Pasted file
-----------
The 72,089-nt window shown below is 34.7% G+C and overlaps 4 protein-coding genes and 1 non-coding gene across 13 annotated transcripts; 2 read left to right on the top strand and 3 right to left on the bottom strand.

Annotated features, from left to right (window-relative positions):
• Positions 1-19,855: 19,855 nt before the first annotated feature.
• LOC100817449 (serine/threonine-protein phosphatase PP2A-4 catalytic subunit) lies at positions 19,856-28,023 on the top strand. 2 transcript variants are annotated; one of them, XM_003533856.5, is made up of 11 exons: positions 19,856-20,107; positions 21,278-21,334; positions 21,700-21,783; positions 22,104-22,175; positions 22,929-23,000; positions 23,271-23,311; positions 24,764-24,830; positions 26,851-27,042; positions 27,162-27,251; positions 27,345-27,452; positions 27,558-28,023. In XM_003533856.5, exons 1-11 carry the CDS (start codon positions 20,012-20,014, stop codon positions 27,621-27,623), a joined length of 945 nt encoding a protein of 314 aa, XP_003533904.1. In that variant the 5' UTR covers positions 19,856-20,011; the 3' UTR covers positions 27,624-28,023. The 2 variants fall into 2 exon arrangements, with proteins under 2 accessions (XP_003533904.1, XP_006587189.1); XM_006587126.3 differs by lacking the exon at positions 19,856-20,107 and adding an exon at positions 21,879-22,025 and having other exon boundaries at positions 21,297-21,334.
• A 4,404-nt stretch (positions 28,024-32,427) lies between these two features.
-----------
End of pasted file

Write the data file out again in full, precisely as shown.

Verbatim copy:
The 72,089-nt window shown below is 34.7% G+C and overlaps 4 protein-coding genes and 1 non-coding gene across 13 annotated transcripts; 2 read left to right on the top strand and 3 right to left on the bottom strand.

Annotated features, from left to right (window-relative positions):
• Positions 1-19,855: 19,855 nt before the first annotated feature.
• LOC100817449 (serine/threonine-protein phosphatase PP2A-4 catalytic subunit) lies at positions 19,856-28,023 on the top strand. 2 transcript variants are annotated; one of them, XM_003533856.5, is made up of 11 exons: positions 19,856-20,107; positions 21,278-21,334; positions 21,700-21,783; positions 22,104-22,175; positions 22,929-23,000; positions 23,271-23,311; positions 24,764-24,830; positions 26,851-27,042; positions 27,162-27,251; positions 27,345-27,452; positions 27,558-28,023. In XM_003533856.5, exons 1-11 carry the CDS (start codon positions 20,012-20,014, stop codon positions 27,621-27,623), a joined length of 945 nt encoding a protein of 314 aa, XP_003533904.1. In that variant the 5' UTR covers positions 19,856-20,011; the 3' UTR covers positions 27,624-28,023. The 2 variants fall into 2 exon arrangements, with proteins under 2 accessions (XP_003533904.1, XP_006587189.1); XM_006587126.3 differs by lacking the exon at positions 19,856-20,107 and adding an exon at positions 21,879-22,025 and having other exon boundaries at positions 21,297-21,334.
• A 4,404-nt stretch (positions 28,024-32,427) lies between these two features.